The Meaning of Jesus, two visions, by Marcus J. Borg and N.T. Wright
This book is a contrasting of Christian positions by two of the leading scholars N.T Wright on the conservative side and on the liberal side is Marcus J. Borg. Interestingly I would not call either as representatives of the 'Liberal' or 'Conservatives'. Borg represents 'progressive Christianity' which has elements of liberal thought. While N.T. Wright is a bit of a radical within 'evangelical' circles. Never the less both have very contrasting positions which in itself is useful for learning and understanding.
Borg's position calls into doubt traditional Christian orthodoxy, through what he calls pre and post Easter. Post Easter is when the Bible is written. Often by people who had never meet Jesus and often decades after Jesus death.
With the 'Post-Easter' story, Jesus has started to take on a story of its own, which is different from the 'Historical Jesus'. The Post-Easter story now contains myth and is flourished with exaggeration of the true story which happened 'Pre-Easter'. Much discussion occurs about the reliability of biblical sources and the quest for the 'Historical Jesus'. A very important question for all Christians and those interested in Christianity.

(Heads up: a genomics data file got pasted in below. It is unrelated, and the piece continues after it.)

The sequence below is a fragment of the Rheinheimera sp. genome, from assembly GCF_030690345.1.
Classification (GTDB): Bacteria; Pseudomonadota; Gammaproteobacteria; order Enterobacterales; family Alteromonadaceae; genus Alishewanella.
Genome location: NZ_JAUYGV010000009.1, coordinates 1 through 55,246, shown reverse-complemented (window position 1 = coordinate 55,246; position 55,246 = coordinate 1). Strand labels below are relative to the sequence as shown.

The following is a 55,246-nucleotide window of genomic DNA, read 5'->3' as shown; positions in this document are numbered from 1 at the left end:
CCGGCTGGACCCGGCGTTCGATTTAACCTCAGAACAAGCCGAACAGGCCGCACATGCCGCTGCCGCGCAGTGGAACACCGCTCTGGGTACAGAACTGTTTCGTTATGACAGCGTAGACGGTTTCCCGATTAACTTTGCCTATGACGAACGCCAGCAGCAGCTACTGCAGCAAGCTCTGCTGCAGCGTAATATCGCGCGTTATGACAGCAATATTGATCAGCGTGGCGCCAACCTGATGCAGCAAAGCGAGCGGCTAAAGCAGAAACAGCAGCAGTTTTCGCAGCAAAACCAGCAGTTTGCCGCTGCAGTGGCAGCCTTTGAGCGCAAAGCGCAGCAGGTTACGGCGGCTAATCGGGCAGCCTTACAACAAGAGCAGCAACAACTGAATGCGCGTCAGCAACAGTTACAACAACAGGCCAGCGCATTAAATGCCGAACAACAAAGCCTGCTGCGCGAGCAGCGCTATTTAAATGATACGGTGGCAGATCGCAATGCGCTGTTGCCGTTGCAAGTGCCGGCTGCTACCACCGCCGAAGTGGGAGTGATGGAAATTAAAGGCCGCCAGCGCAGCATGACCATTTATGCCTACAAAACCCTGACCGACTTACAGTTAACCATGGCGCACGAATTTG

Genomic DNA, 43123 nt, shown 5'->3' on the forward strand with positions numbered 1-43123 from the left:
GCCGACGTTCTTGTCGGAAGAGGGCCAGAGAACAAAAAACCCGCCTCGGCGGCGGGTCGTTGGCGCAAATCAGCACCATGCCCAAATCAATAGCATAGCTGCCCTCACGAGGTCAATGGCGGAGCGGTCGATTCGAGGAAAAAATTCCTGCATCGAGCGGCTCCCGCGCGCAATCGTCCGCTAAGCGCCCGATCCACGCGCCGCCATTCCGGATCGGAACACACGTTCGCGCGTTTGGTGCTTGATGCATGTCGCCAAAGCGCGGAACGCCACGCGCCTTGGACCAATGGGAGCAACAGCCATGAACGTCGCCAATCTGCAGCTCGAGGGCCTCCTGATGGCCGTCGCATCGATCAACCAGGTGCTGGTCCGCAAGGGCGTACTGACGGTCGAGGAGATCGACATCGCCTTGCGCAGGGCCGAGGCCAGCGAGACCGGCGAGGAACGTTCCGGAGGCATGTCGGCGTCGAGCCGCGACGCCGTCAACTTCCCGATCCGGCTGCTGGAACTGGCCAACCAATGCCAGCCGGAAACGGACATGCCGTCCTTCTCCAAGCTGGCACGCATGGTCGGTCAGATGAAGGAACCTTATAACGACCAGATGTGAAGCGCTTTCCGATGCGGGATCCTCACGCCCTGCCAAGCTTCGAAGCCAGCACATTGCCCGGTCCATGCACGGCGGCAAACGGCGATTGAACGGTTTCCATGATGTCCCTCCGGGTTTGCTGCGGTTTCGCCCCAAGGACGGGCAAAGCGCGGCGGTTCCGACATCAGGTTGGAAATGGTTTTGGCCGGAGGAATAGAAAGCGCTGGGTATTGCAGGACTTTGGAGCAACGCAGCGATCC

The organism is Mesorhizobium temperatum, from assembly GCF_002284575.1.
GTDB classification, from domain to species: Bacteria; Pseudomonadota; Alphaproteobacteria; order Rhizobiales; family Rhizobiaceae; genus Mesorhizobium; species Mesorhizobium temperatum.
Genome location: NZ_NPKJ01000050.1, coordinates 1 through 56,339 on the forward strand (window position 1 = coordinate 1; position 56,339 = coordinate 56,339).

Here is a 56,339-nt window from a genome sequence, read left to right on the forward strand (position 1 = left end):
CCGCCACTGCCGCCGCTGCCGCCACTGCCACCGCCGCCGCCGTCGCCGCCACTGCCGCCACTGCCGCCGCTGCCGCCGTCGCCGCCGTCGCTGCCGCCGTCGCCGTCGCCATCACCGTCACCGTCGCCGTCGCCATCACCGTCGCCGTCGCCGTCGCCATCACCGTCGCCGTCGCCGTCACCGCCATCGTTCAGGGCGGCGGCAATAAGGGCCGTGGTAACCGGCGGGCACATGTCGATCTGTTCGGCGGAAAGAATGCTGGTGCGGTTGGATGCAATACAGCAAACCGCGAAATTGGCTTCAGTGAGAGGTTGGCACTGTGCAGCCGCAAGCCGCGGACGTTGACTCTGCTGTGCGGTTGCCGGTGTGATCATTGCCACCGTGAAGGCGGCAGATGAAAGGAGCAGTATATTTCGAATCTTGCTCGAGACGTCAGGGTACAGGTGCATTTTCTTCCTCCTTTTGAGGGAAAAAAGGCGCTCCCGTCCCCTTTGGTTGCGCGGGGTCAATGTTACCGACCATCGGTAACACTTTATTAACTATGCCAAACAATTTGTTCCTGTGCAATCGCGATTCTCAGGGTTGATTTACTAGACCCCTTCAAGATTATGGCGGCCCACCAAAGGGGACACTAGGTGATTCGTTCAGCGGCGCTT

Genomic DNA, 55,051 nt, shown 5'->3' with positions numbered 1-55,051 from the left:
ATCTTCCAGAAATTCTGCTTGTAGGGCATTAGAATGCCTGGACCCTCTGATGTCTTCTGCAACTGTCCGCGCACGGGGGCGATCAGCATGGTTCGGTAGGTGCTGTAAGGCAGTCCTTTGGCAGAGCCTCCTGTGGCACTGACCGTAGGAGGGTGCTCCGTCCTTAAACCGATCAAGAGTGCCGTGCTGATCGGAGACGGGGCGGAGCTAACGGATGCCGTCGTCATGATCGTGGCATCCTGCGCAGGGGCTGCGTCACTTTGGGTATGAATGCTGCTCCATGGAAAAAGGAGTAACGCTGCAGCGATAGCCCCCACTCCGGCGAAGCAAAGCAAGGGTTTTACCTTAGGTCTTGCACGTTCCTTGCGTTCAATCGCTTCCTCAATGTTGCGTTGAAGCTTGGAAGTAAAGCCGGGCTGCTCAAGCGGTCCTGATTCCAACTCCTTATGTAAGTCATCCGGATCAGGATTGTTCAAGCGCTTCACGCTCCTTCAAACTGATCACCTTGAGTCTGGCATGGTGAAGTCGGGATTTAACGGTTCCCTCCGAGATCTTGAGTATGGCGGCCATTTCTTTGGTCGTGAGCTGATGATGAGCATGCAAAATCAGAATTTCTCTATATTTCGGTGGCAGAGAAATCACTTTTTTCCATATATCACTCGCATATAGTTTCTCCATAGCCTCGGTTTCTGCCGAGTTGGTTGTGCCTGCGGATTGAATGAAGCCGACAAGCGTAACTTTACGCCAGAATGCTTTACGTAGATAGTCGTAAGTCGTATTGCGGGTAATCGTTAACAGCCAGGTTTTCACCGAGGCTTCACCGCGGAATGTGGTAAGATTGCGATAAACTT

Interestingly Borg does not argue with Jesus been the 'Messiah' or any other terms which has been given to him after the 'post-Easter' period. What he writes which is important during the 'Post-Easter' period is that Jesus became and is becoming the 'Messiah'. In other words; was Jesus the Messiah 'Pre-Easter?' No. Was Jesus the Messiah 'Post-Easter?' Yes.
I found Borg's writing on the 'Truth' and of Biblical accuracy of the Biblical text interesting. Much of the argument boiled down to the historical factuality of the Bible. Borg writes:: 'The issue, rather, whether the truth of a gospel story is dependent upon its being grounded in a particular historical event. Tom says "yes" and I say "No". This can pretty much sum up much of the books and its argument.
I think as time goes on Borg's position will become stronger. Time in my opinion does blur things.
I found N.T Wrights contextualisation of the political nature of the times when Jesus was alive, inspiring. Jesus portrayed as a political revolutionary. Wedged between the Roman powers and his Jewish heritage.I can see many modern day examples of this with Australian Jarrod McKenna and American Shane Clayborne.
Overall well worth reading. It helped me sharpen my own thoughts, as well as give me a greater understanding for both liberal and evangelical positions on the Gospels and Jesus.